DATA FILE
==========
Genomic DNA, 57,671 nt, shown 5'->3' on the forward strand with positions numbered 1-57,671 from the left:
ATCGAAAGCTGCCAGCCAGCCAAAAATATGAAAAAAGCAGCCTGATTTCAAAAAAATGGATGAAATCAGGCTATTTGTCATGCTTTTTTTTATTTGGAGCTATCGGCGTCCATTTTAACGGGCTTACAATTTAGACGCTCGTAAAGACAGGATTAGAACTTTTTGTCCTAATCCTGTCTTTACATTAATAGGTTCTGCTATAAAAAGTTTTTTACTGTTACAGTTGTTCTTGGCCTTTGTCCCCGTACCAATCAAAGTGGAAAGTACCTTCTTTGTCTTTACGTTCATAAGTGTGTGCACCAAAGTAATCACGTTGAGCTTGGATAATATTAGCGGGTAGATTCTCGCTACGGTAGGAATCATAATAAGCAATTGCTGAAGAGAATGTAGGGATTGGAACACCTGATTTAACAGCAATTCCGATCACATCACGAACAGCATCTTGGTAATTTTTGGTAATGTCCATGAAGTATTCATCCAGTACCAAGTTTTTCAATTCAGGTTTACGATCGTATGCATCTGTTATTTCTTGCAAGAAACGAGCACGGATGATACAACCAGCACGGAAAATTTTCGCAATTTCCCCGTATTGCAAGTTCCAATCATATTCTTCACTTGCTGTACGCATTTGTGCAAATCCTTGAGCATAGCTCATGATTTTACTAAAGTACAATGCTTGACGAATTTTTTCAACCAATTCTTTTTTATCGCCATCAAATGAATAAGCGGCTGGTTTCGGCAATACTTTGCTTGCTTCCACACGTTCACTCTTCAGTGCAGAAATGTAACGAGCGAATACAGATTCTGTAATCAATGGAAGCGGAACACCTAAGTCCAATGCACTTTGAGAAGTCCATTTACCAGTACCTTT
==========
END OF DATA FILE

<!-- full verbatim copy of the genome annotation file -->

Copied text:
Genomic DNA, 57,671 nt, shown 5'->3' on the forward strand with positions numbered 1-57,671 from the left:
ATCGAAAGCTGCCAGCCAGCCAAAAATATGAAAAAAGCAGCCTGATTTCAAAAAAATGGATGAAATCAGGCTATTTGTCATGCTTTTTTTTATTTGGAGCTATCGGCGTCCATTTTAACGGGCTTACAATTTAGACGCTCGTAAAGACAGGATTAGAACTTTTTGTCCTAATCCTGTCTTTACATTAATAGGTTCTGCTATAAAAAGTTTTTTACTGTTACAGTTGTTCTTGGCCTTTGTCCCCGTACCAATCAAAGTGGAAAGTACCTTCTTTGTCTTTACGTTCATAAGTGTGTGCACCAAAGTAATCACGTTGAGCTTGGATAATATTAGCGGGTAGATTCTCGCTACGGTAGGAATCATAATAAGCAATTGCTGAAGAGAATGTAGGGATTGGAACACCTGATTTAACAGCAATTCCGATCACATCACGAACAGCATCTTGGTAATTTTTGGTAATGTCCATGAAGTATTCATCCAGTACCAAGTTTTTCAATTCAGGTTTACGATCGTATGCATCTGTTATTTCTTGCAAGAAACGAGCACGGATGATACAACCAGCACGGAAAATTTTCGCAATTTCCCCGTATTGCAAGTTCCAATCATATTCTTCACTTGCTGTACGCATTTGTGCAAATCCTTGAGCATAGCTCATGATTTTACTAAAGTACAATGCTTGACGAATTTTTTCAACCAATTCTTTTTTATCGCCATCAAATGAATAAGCGGCTGGTTTCGGCAATACTTTGCTTGCTTCCACACGTTCACTCTTCAGTGCAGAAATGTAACGAGCGAATACAGATTCTGTAATCAATGGAAGCGGAACACCTAAGTCCAATGCACTTTGAGAAGTCCATTTACCAGTACCTTT